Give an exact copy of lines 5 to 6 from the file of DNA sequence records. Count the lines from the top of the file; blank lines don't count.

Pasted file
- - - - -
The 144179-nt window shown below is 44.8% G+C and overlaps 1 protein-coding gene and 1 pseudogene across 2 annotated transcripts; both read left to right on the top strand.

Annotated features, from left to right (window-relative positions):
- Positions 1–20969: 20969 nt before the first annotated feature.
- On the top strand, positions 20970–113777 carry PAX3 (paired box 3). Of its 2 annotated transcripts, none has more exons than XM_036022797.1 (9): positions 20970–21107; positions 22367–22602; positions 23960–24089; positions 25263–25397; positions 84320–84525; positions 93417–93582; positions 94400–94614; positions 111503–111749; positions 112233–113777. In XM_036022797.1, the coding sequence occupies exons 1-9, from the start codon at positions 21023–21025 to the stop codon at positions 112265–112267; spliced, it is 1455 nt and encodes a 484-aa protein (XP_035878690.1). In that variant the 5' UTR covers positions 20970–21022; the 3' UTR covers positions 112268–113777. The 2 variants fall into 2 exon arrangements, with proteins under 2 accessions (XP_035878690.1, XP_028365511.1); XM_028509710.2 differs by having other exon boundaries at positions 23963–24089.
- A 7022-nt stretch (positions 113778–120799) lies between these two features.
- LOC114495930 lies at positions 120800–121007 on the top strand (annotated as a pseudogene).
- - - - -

- A 7022-nt stretch (positions 113778–120799) lies between these two features.
- LOC114495930 lies at positions 120800–121007 on the top strand (annotated as a pseudogene).